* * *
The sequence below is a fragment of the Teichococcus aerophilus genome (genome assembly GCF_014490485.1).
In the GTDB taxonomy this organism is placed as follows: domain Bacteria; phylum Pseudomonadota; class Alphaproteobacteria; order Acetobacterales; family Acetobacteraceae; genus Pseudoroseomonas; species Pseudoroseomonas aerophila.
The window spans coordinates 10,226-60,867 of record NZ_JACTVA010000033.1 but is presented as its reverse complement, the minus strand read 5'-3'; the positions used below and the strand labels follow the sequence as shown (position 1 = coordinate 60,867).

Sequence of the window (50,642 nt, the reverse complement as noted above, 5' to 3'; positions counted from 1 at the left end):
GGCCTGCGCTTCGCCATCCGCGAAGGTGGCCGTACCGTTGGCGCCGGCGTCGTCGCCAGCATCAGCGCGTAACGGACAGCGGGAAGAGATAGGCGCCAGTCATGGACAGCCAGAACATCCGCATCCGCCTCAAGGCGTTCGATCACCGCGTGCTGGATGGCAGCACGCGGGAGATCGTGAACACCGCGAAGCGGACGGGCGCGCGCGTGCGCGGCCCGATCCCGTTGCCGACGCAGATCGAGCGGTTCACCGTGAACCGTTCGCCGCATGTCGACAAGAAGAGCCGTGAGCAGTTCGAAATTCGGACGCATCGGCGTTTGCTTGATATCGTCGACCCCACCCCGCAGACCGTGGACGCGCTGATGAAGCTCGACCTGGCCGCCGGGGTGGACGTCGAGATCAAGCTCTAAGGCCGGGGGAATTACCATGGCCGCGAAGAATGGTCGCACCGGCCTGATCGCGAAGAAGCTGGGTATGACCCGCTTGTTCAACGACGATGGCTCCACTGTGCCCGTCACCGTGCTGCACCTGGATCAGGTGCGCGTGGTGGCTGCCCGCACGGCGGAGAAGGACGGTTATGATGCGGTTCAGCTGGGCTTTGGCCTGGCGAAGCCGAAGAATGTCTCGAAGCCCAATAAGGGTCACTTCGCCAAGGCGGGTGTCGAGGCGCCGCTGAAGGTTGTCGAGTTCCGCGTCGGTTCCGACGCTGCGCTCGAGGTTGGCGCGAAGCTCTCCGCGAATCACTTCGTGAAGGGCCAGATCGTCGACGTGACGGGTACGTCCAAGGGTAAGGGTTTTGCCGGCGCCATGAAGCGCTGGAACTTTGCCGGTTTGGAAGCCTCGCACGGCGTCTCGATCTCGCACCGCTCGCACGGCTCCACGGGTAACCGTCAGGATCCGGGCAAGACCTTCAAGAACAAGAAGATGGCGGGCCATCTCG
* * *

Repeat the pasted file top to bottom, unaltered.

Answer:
The sequence below is a fragment of the Teichococcus aerophilus genome (genome assembly GCF_014490485.1).
In the GTDB taxonomy this organism is placed as follows: domain Bacteria; phylum Pseudomonadota; class Alphaproteobacteria; order Acetobacterales; family Acetobacteraceae; genus Pseudoroseomonas; species Pseudoroseomonas aerophila.
The window spans coordinates 10,226-60,867 of record NZ_JACTVA010000033.1 but is presented as its reverse complement, the minus strand read 5'-3'; the positions used below and the strand labels follow the sequence as shown (position 1 = coordinate 60,867).

Sequence of the window (50,642 nt, the reverse complement as noted above, 5' to 3'; positions counted from 1 at the left end):
GGCCTGCGCTTCGCCATCCGCGAAGGTGGCCGTACCGTTGGCGCCGGCGTCGTCGCCAGCATCAGCGCGTAACGGACAGCGGGAAGAGATAGGCGCCAGTCATGGACAGCCAGAACATCCGCATCCGCCTCAAGGCGTTCGATCACCGCGTGCTGGATGGCAGCACGCGGGAGATCGTGAACACCGCGAAGCGGACGGGCGCGCGCGTGCGCGGCCCGATCCCGTTGCCGACGCAGATCGAGCGGTTCACCGTGAACCGTTCGCCGCATGTCGACAAGAAGAGCCGTGAGCAGTTCGAAATTCGGACGCATCGGCGTTTGCTTGATATCGTCGACCCCACCCCGCAGACCGTGGACGCGCTGATGAAGCTCGACCTGGCCGCCGGGGTGGACGTCGAGATCAAGCTCTAAGGCCGGGGGAATTACCATGGCCGCGAAGAATGGTCGCACCGGCCTGATCGCGAAGAAGCTGGGTATGACCCGCTTGTTCAACGACGATGGCTCCACTGTGCCCGTCACCGTGCTGCACCTGGATCAGGTGCGCGTGGTGGCTGCCCGCACGGCGGAGAAGGACGGTTATGATGCGGTTCAGCTGGGCTTTGGCCTGGCGAAGCCGAAGAATGTCTCGAAGCCCAATAAGGGTCACTTCGCCAAGGCGGGTGTCGAGGCGCCGCTGAAGGTTGTCGAGTTCCGCGTCGGTTCCGACGCTGCGCTCGAGGTTGGCGCGAAGCTCTCCGCGAATCACTTCGTGAAGGGCCAGATCGTCGACGTGACGGGTACGTCCAAGGGTAAGGGTTTTGCCGGCGCCATGAAGCGCTGGAACTTTGCCGGTTTGGAAGCCTCGCACGGCGTCTCGATCTCGCACCGCTCGCACGGCTCCACGGGTAACCGTCAGGATCCGGGCAAGACCTTCAAGAACAAGAAGATGGCGGGCCATCTCG